Finally we got a valid lambda expression:

Runnable runnable = () -> System.out.println("running");

If we execute runnable.run() we will see the output "running"

It's quite obvious that this kind of code going to increase developer productivity and code readability.


The general syntax of a lambda expression:

 InterfaceWithOneMethod interfaceInstance = (Parameter List) -> {Method Body};
where:
  1. InterfaceWithOneMethod: should be any interface having only one abstract method.
  2. Parameter List: Comma separated parameter list. We can optionally omit parameter type here. For example consider
    (String str) -> {....};
    We can just write that as
    (str) -> {....};
    Without parameter types, it looks like dynamic typing but it's same static typing that Java always had. If the compiler cannot infer the type, we will have compile time error.
  3. Method Body: should return a value as usual if the target method of the InterfaceWithOneMethod returns a value.

In simple words right side represents the method of the interface in a short form

In above example runnable can be passed around and can be invoked multiple times. So what? We could also do the same thing with anonymous instances. Well, there's a fundamental difference. Please read next


More Examples:

In following examples we will replace the anonymous classes with lambda expressions

Anonymous Class Lambda Expression
List<Integer> list = Arrays.asList(2, 1, 4, 3);
Collections.sort(list, new Comparator<Integer>() {
    @Override
    public int compare(Integer a, Integer b) {
        return a.compareTo(b);
    }
});
Replacing java.lang.Comparator:
List<Integer> list = Arrays.asList(2, 1, 4, 3);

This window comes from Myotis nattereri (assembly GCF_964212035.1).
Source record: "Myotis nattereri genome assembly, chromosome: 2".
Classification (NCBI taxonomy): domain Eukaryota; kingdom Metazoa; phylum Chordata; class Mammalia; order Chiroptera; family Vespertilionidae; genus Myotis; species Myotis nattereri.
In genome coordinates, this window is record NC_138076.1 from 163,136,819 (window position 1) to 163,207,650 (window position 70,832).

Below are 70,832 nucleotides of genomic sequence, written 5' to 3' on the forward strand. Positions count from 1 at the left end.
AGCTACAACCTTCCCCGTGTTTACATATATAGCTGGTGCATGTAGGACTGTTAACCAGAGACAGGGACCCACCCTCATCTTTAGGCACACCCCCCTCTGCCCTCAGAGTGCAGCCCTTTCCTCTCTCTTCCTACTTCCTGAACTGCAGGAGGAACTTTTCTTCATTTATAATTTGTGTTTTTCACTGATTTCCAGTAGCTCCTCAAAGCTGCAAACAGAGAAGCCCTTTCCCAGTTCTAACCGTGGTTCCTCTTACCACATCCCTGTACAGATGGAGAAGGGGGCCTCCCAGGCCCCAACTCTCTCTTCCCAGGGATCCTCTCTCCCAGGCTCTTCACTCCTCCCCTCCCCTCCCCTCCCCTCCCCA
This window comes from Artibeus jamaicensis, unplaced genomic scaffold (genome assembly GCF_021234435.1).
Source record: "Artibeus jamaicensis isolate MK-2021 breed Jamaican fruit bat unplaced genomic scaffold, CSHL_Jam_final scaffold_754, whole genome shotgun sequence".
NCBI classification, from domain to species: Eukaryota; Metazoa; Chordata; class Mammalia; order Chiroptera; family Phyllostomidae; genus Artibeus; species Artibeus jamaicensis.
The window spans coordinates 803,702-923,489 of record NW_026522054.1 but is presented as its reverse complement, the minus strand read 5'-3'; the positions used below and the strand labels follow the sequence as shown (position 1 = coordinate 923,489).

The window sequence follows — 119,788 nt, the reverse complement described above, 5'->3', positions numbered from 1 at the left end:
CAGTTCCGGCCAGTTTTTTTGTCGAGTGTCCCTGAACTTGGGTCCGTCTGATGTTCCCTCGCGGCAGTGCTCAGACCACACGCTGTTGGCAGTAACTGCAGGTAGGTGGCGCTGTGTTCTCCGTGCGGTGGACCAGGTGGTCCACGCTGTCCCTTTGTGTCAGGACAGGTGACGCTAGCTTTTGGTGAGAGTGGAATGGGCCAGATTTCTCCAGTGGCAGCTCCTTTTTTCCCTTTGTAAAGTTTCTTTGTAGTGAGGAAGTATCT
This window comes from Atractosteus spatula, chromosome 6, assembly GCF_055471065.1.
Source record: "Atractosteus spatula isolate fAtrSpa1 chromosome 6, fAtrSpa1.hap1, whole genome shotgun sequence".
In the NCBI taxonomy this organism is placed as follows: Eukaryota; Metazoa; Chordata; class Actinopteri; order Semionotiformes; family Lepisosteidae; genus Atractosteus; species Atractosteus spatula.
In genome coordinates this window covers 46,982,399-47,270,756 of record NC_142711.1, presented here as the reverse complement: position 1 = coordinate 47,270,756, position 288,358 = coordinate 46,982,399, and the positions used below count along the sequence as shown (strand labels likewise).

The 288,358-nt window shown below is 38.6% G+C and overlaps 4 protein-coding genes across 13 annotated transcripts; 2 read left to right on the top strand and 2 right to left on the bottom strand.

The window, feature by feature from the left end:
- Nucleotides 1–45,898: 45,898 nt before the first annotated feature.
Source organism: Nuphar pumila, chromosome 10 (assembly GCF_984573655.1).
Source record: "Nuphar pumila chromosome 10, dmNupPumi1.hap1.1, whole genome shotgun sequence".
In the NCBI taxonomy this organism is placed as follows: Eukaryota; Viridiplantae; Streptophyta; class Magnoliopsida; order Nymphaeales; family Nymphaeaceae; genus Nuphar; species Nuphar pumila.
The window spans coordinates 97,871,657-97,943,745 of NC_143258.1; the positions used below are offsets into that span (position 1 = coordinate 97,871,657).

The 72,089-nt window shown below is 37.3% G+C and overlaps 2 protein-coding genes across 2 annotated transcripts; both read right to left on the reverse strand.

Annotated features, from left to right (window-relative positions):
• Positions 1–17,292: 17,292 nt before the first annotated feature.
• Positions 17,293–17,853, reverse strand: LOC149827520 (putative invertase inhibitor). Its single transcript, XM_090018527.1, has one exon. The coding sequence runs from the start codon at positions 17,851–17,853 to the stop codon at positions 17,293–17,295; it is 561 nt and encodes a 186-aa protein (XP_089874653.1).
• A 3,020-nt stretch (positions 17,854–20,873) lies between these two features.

Collections.sort(list, (a, b) -> a.compareTo(b));
File[] textFiles = new File("D:\\myFolder")
        .listFiles(new FileFilter() {
            @Override
            public boolean accept(File f) {
                return f.getName().endsWith(".txt");
            }
        });
Replacing java.io.FileFilter
File[] textFiles = new File("D:\\myFolder")
    .listFiles(f -> f.getName().endsWith(".txt"));
ExecutorService executorService =
        Executors.newSingleThreadExecutor();
Future<String> future =
        executorService.submit(new Callable<String>() {
            @Override
            public String call() throws Exception {
                return "done";
            }
        });
Replacing java.util.concurrent.Callable<V>
ExecutorService executorService =
        Executors.newSingleThreadExecutor();
Future<String> future =
        executorService.submit(() -> "done");

Note: It is a compile-time error if a lambda expression occurs in a program in someplace other than an assignment context. That means lambda expression must be assigned to a compatible interface or pass to a method as argument. That makes sense because how compiler will infer the augments and return type of an lambda expression if there's no assignment.


How Lambda Expression can change programming style?

Lambda expressions will change the Java programming style only at the situations where logic is merely functional rather than object oriented. For example asynchronous computation call back, collection transformations etc are functional. Now we don't have to inline anonymous classes to customzie some functional behavior, we just have to provide a lambda expression in a productive manner. We will be writing less code, there's going to be less util methods, less meta data(e.g. annotation) etc. The oops is not effected in any ways. Simply this kind of constructs can remove the boilerplate code only at the "functional" places.

See Also